Relationships of inflamm-aging with circulating nutrient levels, body composition, age, and pituitary pars intermedia dysfunction in a senior horse population

Melissa H. Siard-Altman, Patricia A. Harris, Amber D. Moffett-Krotky, Joanne L. Ireland, Alejandra Betancourt, Virginia D. Barker, Kellie E. McMurry, Stephanie E. Reedy, Amanda A. Adams

Research output: Contribution to journalArticlepeer-review

14 Scopus citations


Similarly to aged humans, senior horses (≥20 years) exhibit chronic low-grade inflammation systemically, known as inflamm-aging. Inflamm-aging in the senior horse has been characterized by increased circulating inflammatory cytokines as well as increased inflammatory cytokine production by lymphocytes and monocytes in response to a mitogen. Little is currently known regarding underlying causes of inflamm-aging. However, senior horses are also known to present with muscle wasting and often the endocrinopathy pituitary pars intermedia dysfunction (PPID). Despite the concurrence of these phenomena, the relationships inflamm-aging may have with measures of body composition and pituitary function in the horse remain unknown. Furthermore, nutrition has been a focus of research in an attempt to promote health span as well as life span in senior horses, with some nutrients, such as omega-3 fatty acids, having known anti-inflammatory effects. Thus, an exploratory study of a population of n = 42 similarly-managed senior horses was conducted to determine relationships between inflamm-aging and measures of circulating nutrients, body composition, age, and PPID. Serum was collected to determine vitamin, mineral, and fatty acid content. Peripheral blood mononuclear cells were also isolated to determine inflammatory cytokine production of interferon-γ (IFN-γ) and tumor necrosis factor-α (TNF-α) following stimulation with a mitogen, as well as to determine gene expression of interleukin(IL)-1β, IL-6, IL-10, IFN-γ, and TNF-α. Serum IL-6 and C-reactive protein were determined by enzyme-linked immunosorbent assay. Whole blood was collected for hematological and biochemical analysis. Body composition was evaluated via ultrasound and muscle scoring for all 42 horses as well as by deuterium oxide dilution for a subset of n = 10 horses. Pituitary function was evaluated by measuring basal adrenocorticotropin hormone concentrations as well as by thyrotropin releasing hormone stimulation testing (to determine PPID status). Results showed various relationships between inflammatory markers and the other variables measured. Most notably, docosadienoic acid (C22:2n6c), docosapentaenoic acid (C22:5n3c), and folate were positively associated with numerous inflammatory parameters (P ≤ 0.05). Although no relationships were found between inflamm-aging and PPID, being positive for PPID was negatively associated with vitamin B12 (P ≤ 0.01). No relationships between inflammation and body composition were found. Even within this senior horse population, age was associated with multiple parameters, particularly with numerous inflammatory cytokines and fatty acids. In summary, inflamm-aging exhibited relationships with various other parameters examined, particularly with certain fatty acids. This exploratory study provides insights into physiological changes associated with inflamm-aging in the senior horse.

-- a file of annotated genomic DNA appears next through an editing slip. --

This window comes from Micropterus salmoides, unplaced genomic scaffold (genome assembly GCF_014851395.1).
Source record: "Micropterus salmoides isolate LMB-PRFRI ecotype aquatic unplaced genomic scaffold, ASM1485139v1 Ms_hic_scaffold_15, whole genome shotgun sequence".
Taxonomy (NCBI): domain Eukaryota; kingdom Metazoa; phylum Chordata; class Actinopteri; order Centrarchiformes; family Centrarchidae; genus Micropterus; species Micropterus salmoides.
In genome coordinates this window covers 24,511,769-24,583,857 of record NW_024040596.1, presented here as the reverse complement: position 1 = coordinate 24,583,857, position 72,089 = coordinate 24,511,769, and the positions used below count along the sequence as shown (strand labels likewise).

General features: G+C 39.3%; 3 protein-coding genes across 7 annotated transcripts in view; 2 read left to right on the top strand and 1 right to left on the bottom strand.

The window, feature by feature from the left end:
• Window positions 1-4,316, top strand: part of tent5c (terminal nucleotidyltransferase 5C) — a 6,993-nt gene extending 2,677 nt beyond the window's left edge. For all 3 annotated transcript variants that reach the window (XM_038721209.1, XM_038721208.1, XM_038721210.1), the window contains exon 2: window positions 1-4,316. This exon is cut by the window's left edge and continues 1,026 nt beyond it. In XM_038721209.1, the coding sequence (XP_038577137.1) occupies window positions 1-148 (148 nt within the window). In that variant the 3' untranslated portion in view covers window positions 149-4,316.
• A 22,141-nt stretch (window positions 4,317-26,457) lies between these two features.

Original languageEnglish
Article number110013
JournalVeterinary Immunology and Immunopathology
StatePublished - Mar 2020

Bibliographical note

Publisher Copyright:
© 2020 Elsevier B.V.


  • Horse
  • Inflamm-aging
  • Muscle
  • Nutrition
  • Pituitary pars intermedia dysfunction
  • Senior

ASJC Scopus subject areas

  • Immunology
  • General Veterinary


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